How Ronald Reagan and Alan Greenspan Pulled off the Greatest Fraud Ever Perpetrated against the American People

David Leonhardt’s article,  “Yes, 47% of Households Owe No Taxes. Look Closer,” in Tuesday’s New York Times was excellent, but it just scratches the tip of the iceberg of how the rich have gained at the expense of the working class during the past three decades.  When Ronald Reagan became President in 1981, he abandoned the traditional economic policies, under which the United States had operated for the previous 40 years, and launched the nation in a dangerous new direction.  As Newsweek magazine put it in its March 2, 1981 issue, “Reagan thus gambled the future — his own, his party’s, and in some measure the nation’s—on a perilous and largely untested new course called supply-side economics.”

Essentially, Reagan switched the federal government from what he critically called, a “tax and spend” policy, to a “borrow and spend” policy, where the government continued its heavy spending, but used borrowed money instead of tax revenue to pay the bills.  The results were catastrophic.  Although it had taken the United States more than 200 years to accumulate the first $1 trillion of national debt, it took only five years under Reagan to add the second one trillion dollars to the debt.  By the end of the 12 years of the Reagan-Bush administrations, the national debt had quadrupled to $4 trillion!

Ronald Reagan and Alan Greenspan pulled off one of the greatest frauds ever perpetrated against the American people in the history of this great nation, and the underlying scam is still alive and well, more than a quarter century later.  It represents the very foundation upon which the economic malpractice that led the nation to the great economic collapse of 2008 was built.  Ronald Reagan was a cunning politician, but he didn’t know much about economics.  Alan Greenspan was an economist, who had no reluctance to work with a politician on a plan that would further the cause of the right-wing goals that both he and President Reagan shared. 

Both Reagan and Greenspan saw big government as an evil, and they saw big business as a virtue.  They both had despised the progressive policies of Roosevelt, Kennedy and Johnson, and they wanted to turn back the pages of time. They came up with the perfect strategy for the redistribution of income and wealth from the working class to the rich. Since we don’t know the nature of the private conversations that took place between Reagan and Greenspan, as well as between their aides, we cannot be sure whether the events that would follow over the next three decades were specifically planned by Reagan and Greenspan, or whether they were just the natural result of the actions the two men played such a big role in.  Either way, both Reagan and Greenspan are revered by most conservatives and hated by most liberals.

If Reagan had campaigned for the presidency by promising big tax cuts for the rich and pledging to make up for the lost revenue by imposing substantial tax increases on the working class, he would probably not have been elected.  But that is exactly what Reagan did, with the help of Alan Greenspan.  Consider the following sequence of events:   

1) President Reagan appointed Greenspan as chairman of the 1982 National Commission on Social Security Reform (aka The Greenspan Commission)

2) The Greenspan Commission recommended a major payroll tax hike to generate Social Security surpluses for the next 30 years, in order to build up a large reserve in the trust fund that could be drawn down during the years after Social Security began running deficits.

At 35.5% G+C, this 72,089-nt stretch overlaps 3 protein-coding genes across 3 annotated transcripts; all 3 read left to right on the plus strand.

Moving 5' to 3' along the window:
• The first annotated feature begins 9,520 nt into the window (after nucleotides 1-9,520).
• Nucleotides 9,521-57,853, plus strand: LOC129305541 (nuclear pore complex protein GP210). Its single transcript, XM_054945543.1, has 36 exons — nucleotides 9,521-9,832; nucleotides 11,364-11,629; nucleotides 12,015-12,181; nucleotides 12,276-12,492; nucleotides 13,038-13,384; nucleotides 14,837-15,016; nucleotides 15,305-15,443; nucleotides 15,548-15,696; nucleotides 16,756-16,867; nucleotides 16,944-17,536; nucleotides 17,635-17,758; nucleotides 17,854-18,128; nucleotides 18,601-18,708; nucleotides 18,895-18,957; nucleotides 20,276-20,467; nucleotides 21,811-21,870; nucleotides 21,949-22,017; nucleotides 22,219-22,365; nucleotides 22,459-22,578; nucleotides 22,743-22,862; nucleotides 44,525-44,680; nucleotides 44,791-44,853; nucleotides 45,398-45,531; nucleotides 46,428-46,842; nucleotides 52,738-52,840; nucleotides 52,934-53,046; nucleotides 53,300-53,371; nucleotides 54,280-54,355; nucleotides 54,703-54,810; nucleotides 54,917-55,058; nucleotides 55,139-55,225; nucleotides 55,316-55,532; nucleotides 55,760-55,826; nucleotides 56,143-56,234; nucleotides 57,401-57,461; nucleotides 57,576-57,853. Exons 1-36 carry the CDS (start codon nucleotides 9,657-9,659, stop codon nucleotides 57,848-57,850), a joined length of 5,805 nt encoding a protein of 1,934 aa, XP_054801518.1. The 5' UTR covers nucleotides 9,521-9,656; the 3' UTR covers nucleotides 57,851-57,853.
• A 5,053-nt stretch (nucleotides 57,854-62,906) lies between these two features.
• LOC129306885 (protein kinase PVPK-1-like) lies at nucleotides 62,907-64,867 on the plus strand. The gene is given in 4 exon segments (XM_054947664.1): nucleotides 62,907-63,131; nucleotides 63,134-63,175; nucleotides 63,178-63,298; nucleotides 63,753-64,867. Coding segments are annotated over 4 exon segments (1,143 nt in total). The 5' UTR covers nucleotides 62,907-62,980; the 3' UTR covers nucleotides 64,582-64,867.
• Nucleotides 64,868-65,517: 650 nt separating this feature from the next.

3) The 1983 Social Security amendments enacted hefty increases in the payroll tax in order to generate large future surpluses. 

4) As soon as the first surpluses began to role in, in 1985, the money was put into the general revenue fund and spent on other government programs. None of the surplus was saved or invested in anything.  The surplus Social Security revenue, that was paid by working Americans, was used to replace the lost revenue from Reagan’s big income tax cuts that went primarily to the rich.  

5) In 1987, President Reagan nominated Greenspan as the successor to Paul Volker as chairman of the Federal Reserve Board.  Greenspan continued as Fed Chairman until January 31, 2006.  (One can only speculate on whether the coveted Fed Chairmanship represented, at least in part, a payback for Greenspan’s role in initiating the Social Security surplus  revenue.)

6) In 1990, Senator Daniel Patrick Moynihan of New York,  a member of the Greenspan Commission, and one of the strongest advocates the the 1983 legislation, became outraged when he learned that first Reagan, and then President George H.W. Bush used the surplus Social Security revenue to pay for other government programs instead of saving and investing it for the baby boomers.  Moynihan locked horns with President Bush and proposed repealing the 1983 payroll tax hike.  Moynihan’s view was that if the government could not keep its hands out of the Social Security cookie jar, the cookie jar should be emptied, so there would be no surplus Social Security revenue for the government to loot. President Bush would have no part of repealing the payroll tax hike.  The “read-my-lips-no-new-taxes” president was not about to give up his huge slush fund.

The practice of using every dollar of the surplus Social Security revenue for general government spending continues to this day.  The 1983 payroll tax hike has generated approximately $2.5 trillion in surplus Social Security revenue which is supposed to be in the trust fund for use in paying for the retirement benefits of the baby boomers.  But the trust fund is empty!  It contains no real assets.  As a result, the government will soon be unable to pay full benefits without a tax increase.  Money can be spent or it can be saved.  But you can’t do both. Absolutely none of the $2.5 trillion was saved or invested in anything.  I have been laboring for more than a decade to expose the great Social Security scam.  For more information, please visit my website or contact me.